“Anyone who is qualified, able to be deployed into war zones and wants to serve should continue to be allowed to do so, including our transgender troops,” says US Republican Senator Susan Collins.
Collins was one of the only Republican Senators to speak out against the homophobic ‘Don’t Ask Don’t Tell’ (DADT) military policy nearly a decade ago. Now, Collins is part of a bipartisan effort to oppose Trump’s ban of transgender people from the US military, which has bounced around the US judicial system since the President’s impromptu announcement of the policy in 2017.
It is an uncomfortable topic for any socialist to approach, defending the right to become a soldier in the most bloodthirsty and rapacious imperial war machine in the world. But now, just as with DADT, it is vitally important that we prevent LGBT+ individuals from being forced out of public life by discriminatory policies that seek to invalidate anyone that dares transgress society’s gender norms.
The current debate can be traced back to the “Lavender Scare” of the 1950s, where President Eisenhower banned anyone with a “sexual perversion” from federal employment. This was part of the McCarthyite anti-communist witch hunts of the era, which sought to demonise anyone not conforming to gender norms as enemies of the state, leading to mass-firings, social castigation and suicide.
Even decades after the LGBT movements of the 1970s had won significant reforms to these rules, up until Obama’s second term, restrictions remained in place disqualifying those from the military with “[c]urrent or history of psychosexual conditions, including but not limited to transsexualism, exhibitionism, transvestism, voyeurism, and other paraphilias”.
The policy used outdated language that medical organisations had stopped recognising decades ago, and its formulation is clearly an attempt to conflate being transgender with mental illness.
In June 2015 at an annual policymaking meeting of its 538 delegate physicians, the American Medical Association passed a resolution opposing the transgender ban, stating that there was “no medically valid reason to exclude transgender individuals from service in the U.S. military”. Yet years after the repeal of DADT, which allowed LGB military personnel to be out in the open, closeted transgender individuals could still be dismissed as soon as they were discovered.
Finally, during the last gasps of the Obama administration in 2016, like a teenager rushing to finish an assignment the day before it is due, the Pentagon moved to overturn the ban. But like much of Obama’s legacy, this would turn out to be a technocratic, transient reform easily washed away by an incoming reactionary government.
Pattern of bigotry
In 2017, Donald Trump tweeted:
“After consultation with my Generals and military experts, please be advised that the United States Government will not accept or allow Transgender individuals to serve in any capacity in the U.S. Military. Our military must be focused on decisive and overwhelming victory and cannot be burdened with the tremendous medical costs and disruption that transgender in the military would entail.”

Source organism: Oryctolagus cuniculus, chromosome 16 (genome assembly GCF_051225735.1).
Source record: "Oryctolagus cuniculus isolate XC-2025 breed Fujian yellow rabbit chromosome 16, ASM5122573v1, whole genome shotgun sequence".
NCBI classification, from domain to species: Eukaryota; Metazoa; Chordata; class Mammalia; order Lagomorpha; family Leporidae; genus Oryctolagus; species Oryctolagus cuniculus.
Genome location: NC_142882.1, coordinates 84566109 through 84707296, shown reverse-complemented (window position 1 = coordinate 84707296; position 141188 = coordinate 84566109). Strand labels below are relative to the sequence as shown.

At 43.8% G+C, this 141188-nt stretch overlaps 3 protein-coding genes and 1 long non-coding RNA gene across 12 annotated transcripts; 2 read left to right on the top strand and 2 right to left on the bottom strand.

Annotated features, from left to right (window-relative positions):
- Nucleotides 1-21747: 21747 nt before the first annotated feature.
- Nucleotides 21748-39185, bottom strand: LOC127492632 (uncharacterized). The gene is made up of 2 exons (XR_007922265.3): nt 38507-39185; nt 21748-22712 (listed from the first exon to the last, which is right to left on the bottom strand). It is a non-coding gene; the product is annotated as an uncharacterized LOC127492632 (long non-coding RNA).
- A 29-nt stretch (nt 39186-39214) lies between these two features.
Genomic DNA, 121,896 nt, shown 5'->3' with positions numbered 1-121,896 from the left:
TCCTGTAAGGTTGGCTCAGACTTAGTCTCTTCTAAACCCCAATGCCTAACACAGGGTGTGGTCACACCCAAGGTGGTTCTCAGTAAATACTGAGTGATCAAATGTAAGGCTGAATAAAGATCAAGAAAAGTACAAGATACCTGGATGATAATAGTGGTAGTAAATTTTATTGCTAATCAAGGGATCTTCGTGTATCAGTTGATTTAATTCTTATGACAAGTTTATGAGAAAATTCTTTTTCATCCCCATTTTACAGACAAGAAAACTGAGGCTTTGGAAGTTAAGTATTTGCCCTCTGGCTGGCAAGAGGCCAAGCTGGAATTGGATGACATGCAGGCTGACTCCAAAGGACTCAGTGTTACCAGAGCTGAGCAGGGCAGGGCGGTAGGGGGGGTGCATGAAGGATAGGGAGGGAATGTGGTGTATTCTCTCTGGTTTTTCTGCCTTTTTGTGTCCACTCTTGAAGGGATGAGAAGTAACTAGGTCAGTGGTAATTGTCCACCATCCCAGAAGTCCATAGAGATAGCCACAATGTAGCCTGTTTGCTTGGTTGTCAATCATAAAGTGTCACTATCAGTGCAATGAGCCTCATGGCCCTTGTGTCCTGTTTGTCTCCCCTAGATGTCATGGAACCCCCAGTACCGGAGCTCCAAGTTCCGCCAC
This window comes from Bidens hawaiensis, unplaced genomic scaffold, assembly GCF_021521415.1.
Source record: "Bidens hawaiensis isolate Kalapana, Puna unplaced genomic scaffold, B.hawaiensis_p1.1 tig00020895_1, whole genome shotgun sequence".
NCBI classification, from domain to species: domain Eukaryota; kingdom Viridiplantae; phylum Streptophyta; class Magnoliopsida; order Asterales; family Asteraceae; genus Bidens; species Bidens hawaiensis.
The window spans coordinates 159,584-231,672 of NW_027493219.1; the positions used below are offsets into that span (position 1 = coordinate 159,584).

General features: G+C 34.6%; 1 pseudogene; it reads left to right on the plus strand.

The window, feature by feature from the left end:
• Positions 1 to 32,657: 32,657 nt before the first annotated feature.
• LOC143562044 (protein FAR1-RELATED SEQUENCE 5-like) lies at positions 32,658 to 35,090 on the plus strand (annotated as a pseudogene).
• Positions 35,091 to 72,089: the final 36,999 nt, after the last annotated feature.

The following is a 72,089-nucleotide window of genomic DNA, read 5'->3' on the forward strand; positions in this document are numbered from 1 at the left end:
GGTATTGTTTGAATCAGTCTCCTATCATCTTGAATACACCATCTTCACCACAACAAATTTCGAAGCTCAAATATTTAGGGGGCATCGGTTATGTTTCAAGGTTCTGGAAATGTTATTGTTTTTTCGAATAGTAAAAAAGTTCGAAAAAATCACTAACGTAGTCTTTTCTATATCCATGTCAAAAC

Trans people who had only just felt empowered to come out were immediately being punished for it by being threatened with dismissal.
This policy followed the same pattern as Trump’s Muslim travel ban, whereby Trump announces an extreme, unconstitutional and clearly discriminatory policy targeted at a minority group, appealing to his reactionary Christian base. His advisors then attempt to force through a slightly sanitised version of the policy that can be passed in the judiciary.
For the Muslim travel ban, the case was made that the ban was not against all Muslims entering the US, but against a list of countries that pose a terror threat, which just so happen to have majority Muslim populations.
In the case of the transgender ban, Trump’s staff claim (contrary to the President’s own words) that not all transgender individuals are targeted, only those who have been diagnosed with “gender dysphoria”, the medical term for when someone experiences a mismatch between their biological sex and gender identity.
This is akin to how the Christian right have used sodomy laws, judicial loophole logic, which avoids discrimination on paper by targeting a single act or characteristic, but in practice, discriminates against an entire minority.
As socialists it is vital that we oppose this ban just as we would oppose a ban on BAME people joining the police. While we heavily criticise the oppression these institutions carry out, barring a minority group from a sector of public life sets precedents and has far-reaching consequences.
This ban must be viewed in the wider context of Trump’s goal to legally define gender as biological and based solely on one’s genitals at birth. We must condemn this discriminatory course of action, which seeks to define transgender people out of existence.
Last month, Democratic presidential primary candidate Kirsten Gillibrand brought transgender Navy officer Blake Dremann to Trump’s State of The Union Address to protest the ban. But if we are to learn anything from history, it is that the Democrats are simply the liberal wing of the capitalist establishment, willing to accommodate transgender rights because they are not an immediate threat to capitalism.
As evidenced by Obama’s years-long dawdling on the issue, the Democrats have no interest in securing meaningful, enduring gains that can’t be wiped out as soon as the reigns of power change hands.
Now more than ever the case must be made for a US workers’ party which can fight for irrevocable trans rights, state-funded healthcare to pay for hormone treatments and surgeries, and address the root cause of gender oppression which is fundamentally based in capitalist class society.
Photo: Protest against Trump’s trans military ban outside The White House, July 2017. Credit: Ted Eytan